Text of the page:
Lassiter v. Dist. of Columbia, 447 A.2d at 460 (citations omitted). Similarly, in District of Columbia v. Peters, 527 A.2d 1269, 1271 (D.C.1987), police officers shot a plaintiff while trying to arrest him, and he later sued on a claim of excessive force, prevailing before a jury. Upholding the verdict, the court of appeals held that the plaintiff's conviction for APO arising from the same incident did not preclude his claim, because " [t]he question whether [the officer] used excessive force in apprehending [the plaintiff] was not necessarily litigated in the criminal action." Id. at 1275 (citing Lassiter v. Dist. of Columbia, 447 A.2d at 460).

The same holds true here. Neither the precise facts surrounding the deputies' shooting of Mr. Fenwick as (or after) he assaulted Deputy Pudimott, nor the legal determination of whether their use of force was excessive, were decided in his juvenile delinquency proceeding. Under the standards governing collateral estoppel in the District of Columbia, therefore, the juvenile

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adjudication does not bar Mr. Fenwick's Bivens claims for excessive force.

That conclusion, however, does not end the matter. Although Mr. Fenwick's claims are not entirely foreclosed, the juvenile delinquency proceeding necessarily established certain facts and conclusions of law that significantly limit the scope of the issues he may contest here. See Modiri v. 1342 Rest. Group, Inc., 904 A.2d at 394; Patton v. Klein, 746 A.2d at 871 (stating that collateral estoppel may be used " to prevent a plaintiff from relitigating issues which the plaintiff lost previously" in an earlier proceeding); cf. M.D. ex rel. Daniels v. Smith, 504 F.Supp.2d 1238, 1252 (M.D.Ala.2007) (" [E]ven if collateral estoppel does not bar a § 1983 suit, it may limit what facts a § 1983 plaintiff can dispute on defendant's motion for summary judgment[.]" ). Although the constitutionality of the force used by the officers against Mr. Fenwick was not at issue in the earlier proceeding, " the court obviously had to make at least some findings about [the officers'] own conduct to determine whether [Mr. Fenwick] committed criminal assault; i.e., the court had to develop a coherent view of how [the officers and Mr. Fenwick] dealt with each other" during the incident. Lassiter v. Dist. of Columbia, 447 A.2d at 460.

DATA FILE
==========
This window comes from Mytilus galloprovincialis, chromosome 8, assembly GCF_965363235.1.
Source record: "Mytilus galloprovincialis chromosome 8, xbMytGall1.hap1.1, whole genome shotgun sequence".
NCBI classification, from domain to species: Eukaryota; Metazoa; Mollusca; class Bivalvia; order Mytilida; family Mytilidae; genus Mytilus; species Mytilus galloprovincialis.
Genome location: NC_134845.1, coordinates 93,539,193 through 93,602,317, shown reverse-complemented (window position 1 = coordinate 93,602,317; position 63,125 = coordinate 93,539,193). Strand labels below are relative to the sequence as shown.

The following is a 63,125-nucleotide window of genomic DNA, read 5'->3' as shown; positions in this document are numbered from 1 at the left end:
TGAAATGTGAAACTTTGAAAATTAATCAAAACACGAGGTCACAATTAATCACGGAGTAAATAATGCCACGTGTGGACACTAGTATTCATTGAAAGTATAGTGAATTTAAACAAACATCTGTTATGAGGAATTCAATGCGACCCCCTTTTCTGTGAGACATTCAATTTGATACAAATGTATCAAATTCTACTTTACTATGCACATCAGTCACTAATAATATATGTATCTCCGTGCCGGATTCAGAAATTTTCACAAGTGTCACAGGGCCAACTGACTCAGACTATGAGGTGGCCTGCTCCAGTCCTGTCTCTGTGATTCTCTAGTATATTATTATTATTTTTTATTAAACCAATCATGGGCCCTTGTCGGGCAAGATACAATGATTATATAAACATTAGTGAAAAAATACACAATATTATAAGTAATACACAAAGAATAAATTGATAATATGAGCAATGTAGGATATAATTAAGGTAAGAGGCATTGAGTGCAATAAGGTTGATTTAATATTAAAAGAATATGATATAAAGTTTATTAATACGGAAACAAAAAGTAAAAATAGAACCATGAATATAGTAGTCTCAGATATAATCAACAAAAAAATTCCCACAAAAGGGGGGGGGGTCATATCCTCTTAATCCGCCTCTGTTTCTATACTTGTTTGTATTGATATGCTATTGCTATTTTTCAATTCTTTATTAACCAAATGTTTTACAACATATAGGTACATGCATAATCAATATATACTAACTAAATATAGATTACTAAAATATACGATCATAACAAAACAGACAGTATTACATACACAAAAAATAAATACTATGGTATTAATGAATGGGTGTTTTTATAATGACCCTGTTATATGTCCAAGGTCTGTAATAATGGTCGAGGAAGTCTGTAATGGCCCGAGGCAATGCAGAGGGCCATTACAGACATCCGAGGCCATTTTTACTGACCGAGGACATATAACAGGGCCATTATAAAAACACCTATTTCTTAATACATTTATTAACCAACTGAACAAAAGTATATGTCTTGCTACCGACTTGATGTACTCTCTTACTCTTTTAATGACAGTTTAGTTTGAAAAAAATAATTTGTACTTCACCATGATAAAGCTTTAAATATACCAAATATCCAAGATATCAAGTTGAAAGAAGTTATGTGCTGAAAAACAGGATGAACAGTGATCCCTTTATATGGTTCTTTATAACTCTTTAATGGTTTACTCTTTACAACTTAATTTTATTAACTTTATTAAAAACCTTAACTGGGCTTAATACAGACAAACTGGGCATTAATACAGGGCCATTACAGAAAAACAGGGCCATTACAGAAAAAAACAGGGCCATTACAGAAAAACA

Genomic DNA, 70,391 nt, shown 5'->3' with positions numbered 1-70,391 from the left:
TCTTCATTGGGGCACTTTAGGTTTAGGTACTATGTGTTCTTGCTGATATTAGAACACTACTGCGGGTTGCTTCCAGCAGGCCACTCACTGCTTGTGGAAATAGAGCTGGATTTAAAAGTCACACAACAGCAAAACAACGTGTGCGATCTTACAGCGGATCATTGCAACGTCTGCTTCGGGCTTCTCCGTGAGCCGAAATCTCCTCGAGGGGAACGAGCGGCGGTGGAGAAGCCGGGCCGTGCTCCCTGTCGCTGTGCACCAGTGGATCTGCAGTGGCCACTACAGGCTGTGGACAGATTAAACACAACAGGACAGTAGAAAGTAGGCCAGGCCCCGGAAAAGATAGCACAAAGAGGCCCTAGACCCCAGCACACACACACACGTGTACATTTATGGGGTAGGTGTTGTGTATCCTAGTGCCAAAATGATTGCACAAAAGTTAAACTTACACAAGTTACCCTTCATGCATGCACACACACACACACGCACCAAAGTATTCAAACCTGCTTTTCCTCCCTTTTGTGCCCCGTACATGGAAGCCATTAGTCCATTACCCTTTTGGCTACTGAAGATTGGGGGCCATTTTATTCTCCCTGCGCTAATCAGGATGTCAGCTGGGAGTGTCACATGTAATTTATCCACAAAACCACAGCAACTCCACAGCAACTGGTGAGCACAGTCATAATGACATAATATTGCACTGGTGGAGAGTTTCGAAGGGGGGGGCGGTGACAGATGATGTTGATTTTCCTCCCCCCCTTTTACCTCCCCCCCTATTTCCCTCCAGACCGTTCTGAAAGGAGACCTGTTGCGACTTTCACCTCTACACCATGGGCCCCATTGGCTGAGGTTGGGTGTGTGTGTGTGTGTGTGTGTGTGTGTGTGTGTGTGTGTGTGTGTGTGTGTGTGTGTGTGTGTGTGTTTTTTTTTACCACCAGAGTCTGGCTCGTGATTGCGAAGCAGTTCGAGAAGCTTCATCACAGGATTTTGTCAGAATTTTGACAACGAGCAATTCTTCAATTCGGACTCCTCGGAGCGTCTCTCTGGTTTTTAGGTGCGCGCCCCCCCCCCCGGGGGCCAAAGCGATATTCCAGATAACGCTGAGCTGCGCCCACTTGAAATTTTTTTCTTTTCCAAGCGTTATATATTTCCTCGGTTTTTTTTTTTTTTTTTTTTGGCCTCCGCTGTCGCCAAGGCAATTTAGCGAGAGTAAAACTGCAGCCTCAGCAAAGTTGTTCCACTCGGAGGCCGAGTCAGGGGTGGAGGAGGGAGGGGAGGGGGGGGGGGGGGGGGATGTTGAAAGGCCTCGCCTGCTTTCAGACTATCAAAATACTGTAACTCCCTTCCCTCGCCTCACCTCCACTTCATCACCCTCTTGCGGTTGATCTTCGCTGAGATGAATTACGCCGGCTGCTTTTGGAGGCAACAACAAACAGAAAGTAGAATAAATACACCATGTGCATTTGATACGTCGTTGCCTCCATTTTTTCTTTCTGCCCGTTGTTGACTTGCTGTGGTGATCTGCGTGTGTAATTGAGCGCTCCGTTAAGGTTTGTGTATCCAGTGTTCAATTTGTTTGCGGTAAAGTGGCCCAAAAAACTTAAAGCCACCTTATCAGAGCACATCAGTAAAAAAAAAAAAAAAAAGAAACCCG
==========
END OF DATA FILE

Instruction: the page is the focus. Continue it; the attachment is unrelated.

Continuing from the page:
This Court concludes that as a result of the factual and legal issues necessarily resolved by Judge Broderick in the Superior Court, Mr. Fenwick is precluded from advancing here the following assertions that he tenders in his complaint:

• " At all times material hereto, Defendant Officers had no information from ... any ... source suggesting that M.F. was a felon or, in any way, a danger to officers or the public at large." Complaint ¶ 16. To the contrary, the deputies' personal observations gave them reasonable suspicion that Mr. Fenwick may have been driving a stolen car. Moreover, at the moment he accelerated forward in the car, the deputies reasonably could have believed that he was a danger to Deputy Pudimott.
• " M.F. engaged in no conduct which would raise suspicion that he was about to use any weapon that would create in the mind of a reasonable officer that the fear of bodily harm was imminent." Id. ¶ 18. Mr. Fenwick's acceleration forward in the vehicle reasonably could have caused the deputies to fear that Deputy Pudimott was in imminent danger of being hit by the vehicle.
• " Defendant officers were not in any reasonable fear or apprehension of bodily harm nor were they in fear of any imminent danger." Id. ¶ 19. See above.
• " There was no indication that M.F. was stealing a car[.]" Id. ¶ 23. See above.
• " M.F. ... had a right to leave the residential complex unassailed at the time of the shooting. He did not ... have any reason to believe he was under arrest." Id. ¶ 25. While he may not have had reason to believe he was technically under arrest, at the time Mr. Fenwick accelerated toward the exit to the parking lot, the deputies were surrounding the car ordering him to stop and exit the vehicle, and Deputy Pudimott was leaning on the front hood with his gun drawn.
• " Defendants Fischer and Pudimott condoned, covered up and engaged in a conspiracy to hide the misdeeds of themselves and their fellow officers." Id. ¶ 29. To the extent that Mr. Fenwick may seek to prove in this

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action, as he initially alleged in the juvenile proceeding, that the deputies made up their story about suspecting him of theft and the danger posed to Deputy Pudimott, such an attempt is precluded.